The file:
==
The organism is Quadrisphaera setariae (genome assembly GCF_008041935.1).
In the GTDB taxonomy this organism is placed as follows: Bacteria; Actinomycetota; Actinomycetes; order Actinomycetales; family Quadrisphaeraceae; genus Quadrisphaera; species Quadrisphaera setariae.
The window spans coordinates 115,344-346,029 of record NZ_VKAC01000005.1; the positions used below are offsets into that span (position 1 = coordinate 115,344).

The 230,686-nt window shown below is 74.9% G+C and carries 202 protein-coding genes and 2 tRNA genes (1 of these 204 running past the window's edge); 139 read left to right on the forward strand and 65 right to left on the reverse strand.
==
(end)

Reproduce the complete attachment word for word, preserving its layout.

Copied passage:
The organism is Quadrisphaera setariae (genome assembly GCF_008041935.1).
In the GTDB taxonomy this organism is placed as follows: Bacteria; Actinomycetota; Actinomycetes; order Actinomycetales; family Quadrisphaeraceae; genus Quadrisphaera; species Quadrisphaera setariae.
The window spans coordinates 115,344-346,029 of record NZ_VKAC01000005.1; the positions used below are offsets into that span (position 1 = coordinate 115,344).

The 230,686-nt window shown below is 74.9% G+C and carries 202 protein-coding genes and 2 tRNA genes (1 of these 204 running past the window's edge); 139 read left to right on the forward strand and 65 right to left on the reverse strand.